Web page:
30 July 1999
Around the time that Stephen King got hit by a car when he was out walking, I got an assignment from an east coast newspaper client to portray the sort of dangerous situation that casual walkers face on a regular basis. I've been working in a rather loose sketchy colored pencil/watercolor style on a few other projects this month, and decided to approach this one in the same manner. I'm not all that crazy about the purple/pink color scheme, but I still kind of like how this one turned out.
The 'pueblo' series of illustrations pictured to the left were all for a children's magazine this month (as well as a few other related images that can be found in another posting). The idea was to show how a single pueblo dwelling would grow over time as the family and community grew. This one I also finished in the same colored pencil/watercolor medium, although this one is considerably less 'sketchy'. I do like how I finished up the edges of these spots, a little different than the usual 'fade out'.
I did a slight bit of cheating on this project. I started with the 'single dwelling' and then copied and pasted that illustration onto the second drawing, reducing it and putting in the additions on each subsequent illustration (and doing some subtle shading to hide the fact that the original brush strokes were shrinking each time), and you'll also notice that some of the characters got reused and moved around from drawing to drawing.
I also used the colored pencils/watercolor combo this month for an illustration on 'plate tectonics' for the same children's magazine client (pictured below). Below that is a black and white colored pencil/watercolor illustration that I did for an educational publication (on motion picture ratings).
I don't know why I rarely do this style anymore. I really liked how all of these turned out. Perhaps it was how time consuming the layering and overlapping of brushstrokes was. I should try going back to this style again for a future project, when time isn't such an issue.
29 July 1999
This month I had a children's book project for a local publisher. This was one of two 'full color' titles that I worked on for this client in '99 (the other being 'Imagine That' finished later in the year). This one was entitled 'Mother Goose News' and the first part of the book (the lead story) was about Goldilocks and the Three Bears (all done as two page spreads), and the second half was taken up with various short rhymes about other nursery characters (Red Riding Hood, Three Pigs, etc), and each occupied a single page. The whole book was tied together by a 'newscast theme' and the beginning and end of the book featured the 'mother goose narrator and her film crew'. The book is out of print, but several used copies are still available through Amazon here (while 'Imagine That' is priced quite low, this book seems to garner a higher 'used' price, oddly enough). While it is fun once in a while to tackle a project of this size, I still prefer to work on two or three small rush projects over the course of a week, as it is easier on my sanity.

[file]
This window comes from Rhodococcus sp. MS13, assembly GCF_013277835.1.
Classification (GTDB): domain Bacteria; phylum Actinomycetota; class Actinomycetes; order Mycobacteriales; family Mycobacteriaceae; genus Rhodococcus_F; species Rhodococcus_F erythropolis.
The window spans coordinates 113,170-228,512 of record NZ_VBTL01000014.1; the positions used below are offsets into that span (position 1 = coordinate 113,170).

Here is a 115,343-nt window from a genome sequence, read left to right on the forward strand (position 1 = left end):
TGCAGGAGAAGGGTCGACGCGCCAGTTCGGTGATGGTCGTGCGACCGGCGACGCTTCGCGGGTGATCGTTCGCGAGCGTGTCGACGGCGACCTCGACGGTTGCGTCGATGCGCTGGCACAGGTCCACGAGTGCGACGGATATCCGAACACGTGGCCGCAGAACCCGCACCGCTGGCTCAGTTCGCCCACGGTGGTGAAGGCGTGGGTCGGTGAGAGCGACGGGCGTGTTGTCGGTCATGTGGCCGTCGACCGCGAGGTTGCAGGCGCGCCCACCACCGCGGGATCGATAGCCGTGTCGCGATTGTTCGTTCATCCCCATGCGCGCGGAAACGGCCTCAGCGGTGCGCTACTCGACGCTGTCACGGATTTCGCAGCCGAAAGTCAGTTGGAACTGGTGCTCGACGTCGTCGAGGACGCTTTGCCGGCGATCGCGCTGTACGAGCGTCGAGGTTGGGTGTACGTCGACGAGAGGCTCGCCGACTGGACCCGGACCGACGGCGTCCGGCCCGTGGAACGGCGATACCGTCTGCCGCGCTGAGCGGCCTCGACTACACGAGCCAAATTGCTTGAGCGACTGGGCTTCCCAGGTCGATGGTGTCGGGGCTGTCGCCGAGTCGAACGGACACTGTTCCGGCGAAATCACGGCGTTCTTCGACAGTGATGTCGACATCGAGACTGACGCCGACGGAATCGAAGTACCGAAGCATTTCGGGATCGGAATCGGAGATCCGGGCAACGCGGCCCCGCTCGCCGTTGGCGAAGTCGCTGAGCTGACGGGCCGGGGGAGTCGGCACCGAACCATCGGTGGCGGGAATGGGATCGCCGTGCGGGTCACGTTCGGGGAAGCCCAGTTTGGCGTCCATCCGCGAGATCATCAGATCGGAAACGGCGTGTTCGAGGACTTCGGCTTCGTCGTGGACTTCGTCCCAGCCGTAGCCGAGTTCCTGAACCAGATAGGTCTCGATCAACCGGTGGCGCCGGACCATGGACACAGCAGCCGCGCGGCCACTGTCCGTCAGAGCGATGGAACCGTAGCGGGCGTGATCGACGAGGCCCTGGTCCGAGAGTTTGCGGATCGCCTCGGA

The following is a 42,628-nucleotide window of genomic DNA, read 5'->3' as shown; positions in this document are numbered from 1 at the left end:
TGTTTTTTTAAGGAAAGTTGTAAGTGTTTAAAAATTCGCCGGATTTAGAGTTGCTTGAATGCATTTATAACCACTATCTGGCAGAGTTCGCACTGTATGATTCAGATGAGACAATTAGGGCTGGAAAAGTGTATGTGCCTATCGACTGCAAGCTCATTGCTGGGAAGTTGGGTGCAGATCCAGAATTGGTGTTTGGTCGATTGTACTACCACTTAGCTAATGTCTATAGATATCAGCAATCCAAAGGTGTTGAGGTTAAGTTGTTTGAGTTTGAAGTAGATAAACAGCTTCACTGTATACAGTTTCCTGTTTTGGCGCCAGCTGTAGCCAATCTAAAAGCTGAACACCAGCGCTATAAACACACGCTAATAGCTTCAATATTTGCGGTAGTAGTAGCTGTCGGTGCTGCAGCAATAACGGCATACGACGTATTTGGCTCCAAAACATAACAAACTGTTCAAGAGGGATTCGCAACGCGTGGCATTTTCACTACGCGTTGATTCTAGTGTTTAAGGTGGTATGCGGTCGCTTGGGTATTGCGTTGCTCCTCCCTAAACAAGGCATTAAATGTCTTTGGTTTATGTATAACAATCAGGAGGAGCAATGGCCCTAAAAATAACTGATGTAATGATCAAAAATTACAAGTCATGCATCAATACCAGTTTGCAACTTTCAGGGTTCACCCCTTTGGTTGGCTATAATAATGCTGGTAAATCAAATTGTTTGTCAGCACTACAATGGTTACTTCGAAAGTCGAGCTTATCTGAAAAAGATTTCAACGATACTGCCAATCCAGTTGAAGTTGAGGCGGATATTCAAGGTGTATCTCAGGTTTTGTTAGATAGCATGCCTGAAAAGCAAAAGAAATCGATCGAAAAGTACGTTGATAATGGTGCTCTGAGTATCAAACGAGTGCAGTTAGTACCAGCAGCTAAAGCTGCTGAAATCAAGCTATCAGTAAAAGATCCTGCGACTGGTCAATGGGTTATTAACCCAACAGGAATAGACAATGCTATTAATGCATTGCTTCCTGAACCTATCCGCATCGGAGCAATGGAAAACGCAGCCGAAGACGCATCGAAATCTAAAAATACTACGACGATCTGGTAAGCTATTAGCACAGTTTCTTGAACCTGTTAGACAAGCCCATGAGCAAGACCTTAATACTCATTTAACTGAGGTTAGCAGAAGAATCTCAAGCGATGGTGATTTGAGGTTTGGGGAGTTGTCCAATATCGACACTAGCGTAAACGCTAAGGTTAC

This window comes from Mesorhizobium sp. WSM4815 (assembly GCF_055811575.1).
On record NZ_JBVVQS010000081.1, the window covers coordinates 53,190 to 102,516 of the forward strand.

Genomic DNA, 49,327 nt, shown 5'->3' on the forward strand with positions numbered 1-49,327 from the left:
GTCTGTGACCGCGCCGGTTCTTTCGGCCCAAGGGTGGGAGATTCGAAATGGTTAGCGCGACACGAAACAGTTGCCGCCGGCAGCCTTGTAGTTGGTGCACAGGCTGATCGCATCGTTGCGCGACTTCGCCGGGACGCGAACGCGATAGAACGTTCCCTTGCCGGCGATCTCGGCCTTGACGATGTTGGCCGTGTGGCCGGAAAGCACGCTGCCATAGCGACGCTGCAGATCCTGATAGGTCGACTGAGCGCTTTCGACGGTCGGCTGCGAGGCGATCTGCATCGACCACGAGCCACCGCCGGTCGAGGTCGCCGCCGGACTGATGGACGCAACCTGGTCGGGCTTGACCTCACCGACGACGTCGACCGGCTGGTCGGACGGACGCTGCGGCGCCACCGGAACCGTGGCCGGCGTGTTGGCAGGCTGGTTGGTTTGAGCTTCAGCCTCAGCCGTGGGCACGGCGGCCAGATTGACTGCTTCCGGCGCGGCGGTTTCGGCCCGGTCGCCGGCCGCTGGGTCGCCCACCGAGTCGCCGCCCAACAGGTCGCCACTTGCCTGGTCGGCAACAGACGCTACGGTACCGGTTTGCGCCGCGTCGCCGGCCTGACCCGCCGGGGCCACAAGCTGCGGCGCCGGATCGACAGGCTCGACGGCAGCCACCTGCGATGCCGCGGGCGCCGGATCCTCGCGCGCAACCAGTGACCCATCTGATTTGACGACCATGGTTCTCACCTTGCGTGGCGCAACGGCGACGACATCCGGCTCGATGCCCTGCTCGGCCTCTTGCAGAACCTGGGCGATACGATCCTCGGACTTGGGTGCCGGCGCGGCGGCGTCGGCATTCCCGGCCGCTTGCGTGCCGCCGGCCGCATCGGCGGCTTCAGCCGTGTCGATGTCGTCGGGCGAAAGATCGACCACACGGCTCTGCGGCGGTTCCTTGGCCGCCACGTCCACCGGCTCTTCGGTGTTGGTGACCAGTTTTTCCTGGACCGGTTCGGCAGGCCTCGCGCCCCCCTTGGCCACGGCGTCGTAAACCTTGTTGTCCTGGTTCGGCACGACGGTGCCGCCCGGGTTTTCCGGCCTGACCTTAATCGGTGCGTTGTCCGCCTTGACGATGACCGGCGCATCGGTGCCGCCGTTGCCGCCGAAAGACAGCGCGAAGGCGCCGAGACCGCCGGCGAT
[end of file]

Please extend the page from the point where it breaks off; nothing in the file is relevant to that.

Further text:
I've included a sampling of illustrations from this book here in this posting.
15 July 1999
The above cartoon was for a new client in July, an east coast magazine, and concerned the 'health care burden' weighing down the U.S. citizenry. A bit time consuming, but I usually like the challenge of trying to fit in a lot of elements into an illustration.
The 'church spots' to the left and below were all for a midwest evangelical publication. The 'checkup' illustration was a bit larger than the rest, but I've made them all the same size here for this posting.